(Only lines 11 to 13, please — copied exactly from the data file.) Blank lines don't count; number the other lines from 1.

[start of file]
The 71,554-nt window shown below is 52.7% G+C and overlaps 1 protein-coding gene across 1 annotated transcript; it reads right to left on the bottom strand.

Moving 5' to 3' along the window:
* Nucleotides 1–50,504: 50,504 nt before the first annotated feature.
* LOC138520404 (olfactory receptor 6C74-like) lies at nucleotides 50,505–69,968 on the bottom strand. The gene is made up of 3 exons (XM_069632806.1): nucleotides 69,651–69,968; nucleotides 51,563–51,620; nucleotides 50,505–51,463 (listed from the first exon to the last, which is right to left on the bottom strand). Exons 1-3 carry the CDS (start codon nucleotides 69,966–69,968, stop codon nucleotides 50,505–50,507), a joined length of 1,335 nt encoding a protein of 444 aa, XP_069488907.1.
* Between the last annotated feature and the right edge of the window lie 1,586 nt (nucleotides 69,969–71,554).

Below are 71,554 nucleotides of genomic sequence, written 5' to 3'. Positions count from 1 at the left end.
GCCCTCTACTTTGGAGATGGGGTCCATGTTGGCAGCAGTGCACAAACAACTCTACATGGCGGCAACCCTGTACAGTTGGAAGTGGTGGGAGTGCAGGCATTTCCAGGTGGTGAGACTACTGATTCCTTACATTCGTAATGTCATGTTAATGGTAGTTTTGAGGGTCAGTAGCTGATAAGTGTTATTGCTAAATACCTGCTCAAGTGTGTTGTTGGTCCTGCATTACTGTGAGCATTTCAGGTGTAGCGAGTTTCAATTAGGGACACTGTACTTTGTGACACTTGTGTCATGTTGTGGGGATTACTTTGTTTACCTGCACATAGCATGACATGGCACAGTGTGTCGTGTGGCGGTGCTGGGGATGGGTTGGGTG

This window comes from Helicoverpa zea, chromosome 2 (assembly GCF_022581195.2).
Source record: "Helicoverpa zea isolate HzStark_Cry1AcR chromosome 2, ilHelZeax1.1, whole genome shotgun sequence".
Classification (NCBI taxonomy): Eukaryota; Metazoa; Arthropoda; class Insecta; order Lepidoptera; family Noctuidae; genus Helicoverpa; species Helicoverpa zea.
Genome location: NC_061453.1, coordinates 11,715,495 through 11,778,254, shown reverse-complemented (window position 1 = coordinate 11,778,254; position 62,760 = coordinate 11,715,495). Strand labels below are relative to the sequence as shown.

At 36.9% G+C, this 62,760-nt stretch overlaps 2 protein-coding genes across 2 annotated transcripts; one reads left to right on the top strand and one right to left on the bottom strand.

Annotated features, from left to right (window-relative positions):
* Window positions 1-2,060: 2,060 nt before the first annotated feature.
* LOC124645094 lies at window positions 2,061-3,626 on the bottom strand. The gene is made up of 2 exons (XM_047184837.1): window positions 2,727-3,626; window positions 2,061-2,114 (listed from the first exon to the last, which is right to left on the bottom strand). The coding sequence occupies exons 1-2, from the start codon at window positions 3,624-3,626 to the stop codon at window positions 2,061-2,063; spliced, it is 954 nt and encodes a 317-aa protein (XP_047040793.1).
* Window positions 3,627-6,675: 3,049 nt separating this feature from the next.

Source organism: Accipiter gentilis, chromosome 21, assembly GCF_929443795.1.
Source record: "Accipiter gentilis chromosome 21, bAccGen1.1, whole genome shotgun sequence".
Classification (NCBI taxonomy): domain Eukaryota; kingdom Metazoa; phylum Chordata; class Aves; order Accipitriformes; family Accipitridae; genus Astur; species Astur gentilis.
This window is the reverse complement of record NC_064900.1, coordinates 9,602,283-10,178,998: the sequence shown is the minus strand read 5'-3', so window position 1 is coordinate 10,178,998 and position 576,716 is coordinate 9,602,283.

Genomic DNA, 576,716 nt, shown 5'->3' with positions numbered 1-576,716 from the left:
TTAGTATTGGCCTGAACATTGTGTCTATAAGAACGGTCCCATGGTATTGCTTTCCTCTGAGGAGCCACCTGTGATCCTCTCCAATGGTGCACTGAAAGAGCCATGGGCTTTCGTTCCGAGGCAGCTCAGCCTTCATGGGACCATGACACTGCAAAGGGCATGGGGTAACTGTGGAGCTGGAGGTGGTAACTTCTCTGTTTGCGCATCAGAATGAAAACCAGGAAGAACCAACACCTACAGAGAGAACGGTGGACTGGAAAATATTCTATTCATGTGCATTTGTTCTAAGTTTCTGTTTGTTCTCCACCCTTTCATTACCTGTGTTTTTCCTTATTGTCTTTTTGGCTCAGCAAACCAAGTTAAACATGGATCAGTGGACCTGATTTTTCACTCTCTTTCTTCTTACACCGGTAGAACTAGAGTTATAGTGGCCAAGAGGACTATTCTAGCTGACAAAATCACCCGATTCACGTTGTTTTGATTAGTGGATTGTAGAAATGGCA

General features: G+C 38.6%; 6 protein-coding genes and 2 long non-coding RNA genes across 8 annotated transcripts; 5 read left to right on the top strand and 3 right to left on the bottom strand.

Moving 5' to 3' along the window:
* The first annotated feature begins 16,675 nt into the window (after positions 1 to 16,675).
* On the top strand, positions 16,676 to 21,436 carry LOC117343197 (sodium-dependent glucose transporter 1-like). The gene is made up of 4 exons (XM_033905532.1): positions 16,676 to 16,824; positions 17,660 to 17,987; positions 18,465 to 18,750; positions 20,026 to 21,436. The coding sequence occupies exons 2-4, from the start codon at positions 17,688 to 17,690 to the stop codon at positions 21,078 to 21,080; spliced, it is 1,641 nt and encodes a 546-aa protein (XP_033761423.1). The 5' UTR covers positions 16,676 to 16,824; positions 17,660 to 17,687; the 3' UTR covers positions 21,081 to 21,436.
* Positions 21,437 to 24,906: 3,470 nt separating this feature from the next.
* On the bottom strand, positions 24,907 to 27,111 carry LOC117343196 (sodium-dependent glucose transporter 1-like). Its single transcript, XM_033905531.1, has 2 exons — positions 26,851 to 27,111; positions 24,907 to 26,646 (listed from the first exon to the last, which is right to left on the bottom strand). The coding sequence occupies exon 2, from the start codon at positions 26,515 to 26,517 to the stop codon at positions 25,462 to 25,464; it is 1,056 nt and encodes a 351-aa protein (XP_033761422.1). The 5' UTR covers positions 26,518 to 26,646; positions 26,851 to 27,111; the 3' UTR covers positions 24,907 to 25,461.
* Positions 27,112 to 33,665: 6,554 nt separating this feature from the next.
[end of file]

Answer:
Genome location: NC_061453.1, coordinates 11,715,495 through 11,778,254, shown reverse-complemented (window position 1 = coordinate 11,778,254; position 62,760 = coordinate 11,715,495). Strand labels below are relative to the sequence as shown.

At 36.9% G+C, this 62,760-nt stretch overlaps 2 protein-coding genes across 2 annotated transcripts; one reads left to right on the top strand and one right to left on the bottom strand.

Annotated features, from left to right (window-relative positions):